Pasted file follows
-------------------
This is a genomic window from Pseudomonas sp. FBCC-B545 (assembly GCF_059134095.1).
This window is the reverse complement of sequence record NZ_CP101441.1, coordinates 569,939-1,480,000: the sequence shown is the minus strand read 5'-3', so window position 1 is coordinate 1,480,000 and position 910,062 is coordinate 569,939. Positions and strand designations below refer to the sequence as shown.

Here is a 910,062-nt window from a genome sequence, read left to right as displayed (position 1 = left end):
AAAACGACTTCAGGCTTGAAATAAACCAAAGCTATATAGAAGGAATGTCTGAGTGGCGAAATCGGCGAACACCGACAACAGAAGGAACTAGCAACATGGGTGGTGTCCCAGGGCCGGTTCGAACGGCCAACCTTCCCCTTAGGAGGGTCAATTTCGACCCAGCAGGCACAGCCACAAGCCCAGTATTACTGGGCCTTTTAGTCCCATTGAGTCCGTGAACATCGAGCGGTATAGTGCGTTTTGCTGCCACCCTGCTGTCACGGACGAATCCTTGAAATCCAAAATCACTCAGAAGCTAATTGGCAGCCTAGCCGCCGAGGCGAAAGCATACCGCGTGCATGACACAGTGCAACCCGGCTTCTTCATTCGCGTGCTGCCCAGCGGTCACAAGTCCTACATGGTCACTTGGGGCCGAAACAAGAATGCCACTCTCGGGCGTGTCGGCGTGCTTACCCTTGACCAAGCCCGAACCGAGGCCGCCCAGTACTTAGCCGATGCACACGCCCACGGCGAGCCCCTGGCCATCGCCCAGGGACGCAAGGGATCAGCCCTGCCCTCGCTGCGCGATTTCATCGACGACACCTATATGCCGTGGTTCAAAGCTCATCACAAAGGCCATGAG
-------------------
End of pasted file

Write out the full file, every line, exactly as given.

This is a genomic window from Pseudomonas sp. FBCC-B545 (assembly GCF_059134095.1).
This window is the reverse complement of sequence record NZ_CP101441.1, coordinates 569,939-1,480,000: the sequence shown is the minus strand read 5'-3', so window position 1 is coordinate 1,480,000 and position 910,062 is coordinate 569,939. Positions and strand designations below refer to the sequence as shown.

Here is a 910,062-nt window from a genome sequence, read left to right as displayed (position 1 = left end):
AAAACGACTTCAGGCTTGAAATAAACCAAAGCTATATAGAAGGAATGTCTGAGTGGCGAAATCGGCGAACACCGACAACAGAAGGAACTAGCAACATGGGTGGTGTCCCAGGGCCGGTTCGAACGGCCAACCTTCCCCTTAGGAGGGTCAATTTCGACCCAGCAGGCACAGCCACAAGCCCAGTATTACTGGGCCTTTTAGTCCCATTGAGTCCGTGAACATCGAGCGGTATAGTGCGTTTTGCTGCCACCCTGCTGTCACGGACGAATCCTTGAAATCCAAAATCACTCAGAAGCTAATTGGCAGCCTAGCCGCCGAGGCGAAAGCATACCGCGTGCATGACACAGTGCAACCCGGCTTCTTCATTCGCGTGCTGCCCAGCGGTCACAAGTCCTACATGGTCACTTGGGGCCGAAACAAGAATGCCACTCTCGGGCGTGTCGGCGTGCTTACCCTTGACCAAGCCCGAACCGAGGCCGCCCAGTACTTAGCCGATGCACACGCCCACGGCGAGCCCCTGGCCATCGCCCAGGGACGCAAGGGATCAGCCCTGCCCTCGCTGCGCGATTTCATCGACGACACCTATATGCCGTGGTTCAAAGCTCATCACAAAGGCCATGAG